Tag Archives: Residency Match
It’s application season, and while this takes place every year, we only go through it once (thankfully), and thus the >25,000 participating med students are unfamiliar with the process. There are a TON of considerations on selecting individual residency programs to put on your ERAS application. It can seem daunting to wade through the list of endless programs out there unless you are certain of a smaller specialty from the start. We’re going to start with the basics, for those of you who are really lost.
First, head over to FREIDA Online. It’s a searchable sortable database produced by the American Medical Association with over 9000 residency and fellowship programs. After scrolling to the bottom of and agreeing to their policies, users can select their desired specialty (including sub-specialties and combination residency programs), geographic area, program size, and academic affiliation. Results can be further filtered by benefits, ERAS or NRMP participation, research requirements, or specialty training tracks.
Searches can be saved for later viewing, although this is generally not necessary. For the more popular specialties such as Internal Medicine, paring down the perceived 3 billion possible choices by all of these options still produces a list that still feels like 567,902 programs. In actuality, you should come out with a list of less than 100. It’s still overwhelming, but much better than when you started. Trimming that list down to your “short list” of about 20 total programs to which you will apply. The final push should come from academic advisors in your desired field. If all else fails, post a question to this post, and we’ll have someone look into it.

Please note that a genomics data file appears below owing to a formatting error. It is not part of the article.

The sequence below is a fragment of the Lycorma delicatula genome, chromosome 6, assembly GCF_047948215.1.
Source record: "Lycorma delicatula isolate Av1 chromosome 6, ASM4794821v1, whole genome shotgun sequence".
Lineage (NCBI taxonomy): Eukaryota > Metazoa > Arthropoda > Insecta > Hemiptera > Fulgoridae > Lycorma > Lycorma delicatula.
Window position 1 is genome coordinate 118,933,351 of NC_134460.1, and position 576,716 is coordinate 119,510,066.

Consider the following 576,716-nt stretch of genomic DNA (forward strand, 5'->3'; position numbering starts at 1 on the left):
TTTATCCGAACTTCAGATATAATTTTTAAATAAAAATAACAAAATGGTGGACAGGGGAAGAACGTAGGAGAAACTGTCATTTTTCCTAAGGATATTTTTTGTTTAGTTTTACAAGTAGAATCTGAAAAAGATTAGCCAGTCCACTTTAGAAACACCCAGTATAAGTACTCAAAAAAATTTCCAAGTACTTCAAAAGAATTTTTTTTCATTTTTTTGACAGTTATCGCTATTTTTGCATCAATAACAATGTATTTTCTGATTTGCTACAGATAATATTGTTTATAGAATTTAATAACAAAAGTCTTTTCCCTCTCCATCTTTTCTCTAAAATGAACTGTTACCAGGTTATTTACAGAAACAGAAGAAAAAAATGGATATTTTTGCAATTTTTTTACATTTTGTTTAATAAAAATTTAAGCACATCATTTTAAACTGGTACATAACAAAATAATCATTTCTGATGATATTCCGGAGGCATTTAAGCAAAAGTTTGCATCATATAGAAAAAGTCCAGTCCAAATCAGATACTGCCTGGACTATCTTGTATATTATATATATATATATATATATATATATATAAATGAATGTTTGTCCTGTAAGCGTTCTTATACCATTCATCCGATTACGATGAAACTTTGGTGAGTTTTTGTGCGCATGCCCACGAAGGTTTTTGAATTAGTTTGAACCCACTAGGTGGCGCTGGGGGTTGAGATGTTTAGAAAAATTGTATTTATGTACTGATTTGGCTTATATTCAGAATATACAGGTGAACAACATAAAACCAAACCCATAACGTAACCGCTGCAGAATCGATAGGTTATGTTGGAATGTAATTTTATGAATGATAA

Hopefully though, FREIDA Online will be a highly useful first step. For those of you wondering, the AMA application name stands for “Fellowship and Residency Electronic Interactive Database.” Sounds about right. Good luck on the application process!
The National Residency Match Program (NRMP) and Association of American Medical Colleges (AAMC) recently released the 2011 match statistics, which had not been previously updated since 2009. A copy of this latest version can be found here:
Specific data included in the NRMP match statistics includes:
- number of applicants and positions in the main residency match
- match rates by preferred specialty
- number of different specialties ranked
- USMLE Step 1 scores broken down by specialty
- USMLE Step 2 scores broken down by specialty
- Research experiences, abstracts, and presentations
- number of work experiences
- number of volunteer experiences
- AOA rates by specialty
- fourth years coming from schools with high amounts of NIH funding
- fourth years with graduate degrees
- all of the above information broken down by individual specialties
This last item is particularly helpful, as breakdowns include graphs that illustrate the percentage of fourth years who matched with a given USMLE Step 1 score. While this is not a perfect indicator of matching chances into your given field, the document as a whole is a good framework from which decisions can be made.